This four-year-old boy discovered that compassion for the less fortunate can produce superhuman results.
Austin Perine is not your typical superhero. Oh, sure, he looks the part, with his signature cape flapping against his blue shirt. He has an arch nemesis, as all good heroes must. He even uses a catchy name for his heroic alter ego: President Austin.
But two things set this caped crusader apart: His adversary is not confined to the pages of a comic book—President Austin’s foes, hunger and homelessness, are very real. Also, he’s only four years old.
Our hero’s origin story started this past February in the Perine family living room in Birmingham, Alabama. Austin and his father, TJ Perine, were watching a program on Animal Planet about a mother panda leaving her cubs. “I told him that the cubs would be homeless for a while,” TJ says. “Austin didn’t know what homelessness meant, but he was sad and wanted to know more.”
Seeing this as a teachable moment, TJ took Austin to the Firehouse Ministries, a local shelter that provides housing, food, and other services for chronically homeless men. As they drove by the redbrick building, they saw a group of 25 homeless men standing on the street corner. “Dad, they look sad,” Austin said. “Can we take them some food and make them smile?”
That day, Austin used his allowance to buy each man a Burger King sandwich and handed the food out himself. Seeing what their presence meant to the men at the ministry, Austin and TJ returned the next week. Austin again dipped into his piggy bank to buy sandwiches, which he handed out along with his new catchphrase,
After he returned every week for five weeks, word of Austin’s acts of kindness spread through social media and national news outlets. Burger King jumped aboard, agreeing to donate $1,000 a month for an entire year toward the cause. Soon, churches and shelters across the country began inviting Austin to come distribute food in other poverty-prone areas. He’ll have visited at least 15 locations by the end of this year, including Skid Row in Los Angeles and parts of Puerto Rico affected by Hurricane Maria. Whereas before Austin and TJ could feed 25 to 50 people at a time, now, thanks to corporate and community support, they can feed 800 to 2,000 people at once.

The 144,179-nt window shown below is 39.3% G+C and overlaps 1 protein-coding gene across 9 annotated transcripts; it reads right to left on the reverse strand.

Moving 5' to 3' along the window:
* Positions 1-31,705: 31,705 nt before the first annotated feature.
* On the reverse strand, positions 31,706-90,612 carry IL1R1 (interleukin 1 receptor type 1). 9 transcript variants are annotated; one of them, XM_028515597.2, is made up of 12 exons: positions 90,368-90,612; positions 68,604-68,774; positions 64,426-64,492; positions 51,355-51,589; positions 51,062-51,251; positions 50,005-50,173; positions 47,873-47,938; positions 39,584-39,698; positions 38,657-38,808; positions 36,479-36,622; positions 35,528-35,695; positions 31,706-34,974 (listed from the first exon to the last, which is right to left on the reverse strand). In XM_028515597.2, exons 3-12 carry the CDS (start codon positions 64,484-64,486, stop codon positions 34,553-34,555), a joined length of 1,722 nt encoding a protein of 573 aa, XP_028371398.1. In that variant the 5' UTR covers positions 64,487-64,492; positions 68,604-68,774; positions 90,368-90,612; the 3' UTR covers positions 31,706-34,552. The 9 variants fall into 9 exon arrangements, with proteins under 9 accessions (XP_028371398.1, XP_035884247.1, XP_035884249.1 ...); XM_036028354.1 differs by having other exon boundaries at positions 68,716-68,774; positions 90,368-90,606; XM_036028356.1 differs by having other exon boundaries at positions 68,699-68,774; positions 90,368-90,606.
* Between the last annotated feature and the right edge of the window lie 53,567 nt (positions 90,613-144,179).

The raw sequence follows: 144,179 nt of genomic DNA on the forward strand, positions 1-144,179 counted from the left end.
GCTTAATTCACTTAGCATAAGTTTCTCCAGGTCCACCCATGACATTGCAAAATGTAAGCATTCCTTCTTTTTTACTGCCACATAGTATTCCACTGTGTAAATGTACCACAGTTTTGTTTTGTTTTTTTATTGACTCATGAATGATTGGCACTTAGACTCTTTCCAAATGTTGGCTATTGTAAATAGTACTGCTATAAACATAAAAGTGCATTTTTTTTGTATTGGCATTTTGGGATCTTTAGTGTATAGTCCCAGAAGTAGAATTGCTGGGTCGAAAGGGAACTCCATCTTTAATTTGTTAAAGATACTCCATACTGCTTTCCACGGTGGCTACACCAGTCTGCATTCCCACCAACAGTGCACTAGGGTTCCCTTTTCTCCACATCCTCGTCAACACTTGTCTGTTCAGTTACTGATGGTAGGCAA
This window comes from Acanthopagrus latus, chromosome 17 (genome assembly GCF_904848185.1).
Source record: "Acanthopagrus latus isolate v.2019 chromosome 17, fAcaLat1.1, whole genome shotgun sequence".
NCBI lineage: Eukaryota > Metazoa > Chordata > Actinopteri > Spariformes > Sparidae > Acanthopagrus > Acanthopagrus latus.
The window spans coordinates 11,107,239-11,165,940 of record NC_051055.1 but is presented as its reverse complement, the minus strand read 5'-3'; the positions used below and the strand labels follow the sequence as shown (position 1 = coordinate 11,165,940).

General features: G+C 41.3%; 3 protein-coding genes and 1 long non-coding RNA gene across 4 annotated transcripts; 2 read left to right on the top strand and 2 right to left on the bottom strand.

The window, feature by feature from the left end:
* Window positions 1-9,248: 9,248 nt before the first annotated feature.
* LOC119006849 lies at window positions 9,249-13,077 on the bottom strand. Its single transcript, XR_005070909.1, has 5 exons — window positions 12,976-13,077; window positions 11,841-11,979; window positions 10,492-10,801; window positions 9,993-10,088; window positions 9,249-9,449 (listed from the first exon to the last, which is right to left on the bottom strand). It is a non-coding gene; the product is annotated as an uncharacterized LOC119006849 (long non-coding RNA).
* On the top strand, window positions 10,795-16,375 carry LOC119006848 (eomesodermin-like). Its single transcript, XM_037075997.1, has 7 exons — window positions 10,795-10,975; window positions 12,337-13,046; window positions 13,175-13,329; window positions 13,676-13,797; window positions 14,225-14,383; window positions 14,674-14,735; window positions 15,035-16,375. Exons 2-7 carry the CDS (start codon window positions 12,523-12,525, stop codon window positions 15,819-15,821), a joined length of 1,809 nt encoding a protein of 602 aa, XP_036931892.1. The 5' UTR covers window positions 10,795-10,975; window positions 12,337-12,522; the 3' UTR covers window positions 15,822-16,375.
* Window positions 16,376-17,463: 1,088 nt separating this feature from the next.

But Austin isn’t just filling bellies. He’s improving the lives of those he meets. On that first trip to Firehouse Ministries, TJ and Austin talked to a man named Raymont, who was estranged from his family. The respect Austin bestowed on 41-year-old Raymont touched the man, and he shared with TJ just how grateful he was to be treated so considerately by a four-year-old stranger. Raymont and TJ kept in touch. With help from TJ’s mother, Audrey Perine, who worked at the Alabama Department of Transportation at the time, TJ helped Raymont collect all the credentials he needed to get a driver’s license. The license helped Raymont get a job. And with money in the bank, he was able to rent his own apartment. All that was made possible because a little boy took the time to care.
Austin’s passion has now become his family’s calling. After raising money through a GoFundMe page, Audrey established the Show Love Foundation, a nonprofit dedicated to fighting homelessness. She now serves as president, and TJ left his job as a project manager for a hospital chain to oversee public relations for the foundation full-time. He’s in talks with the city of Birmingham to secure the redbrick building where it all started—Firehouse Ministries is moving—as the site of their own shelter, which would offer medical and mental health care as preventive steps against homelessness.
As for President Austin, he continues to give out food, smiles, and his inspirational message of love. “It makes me feel like I’m saving the day.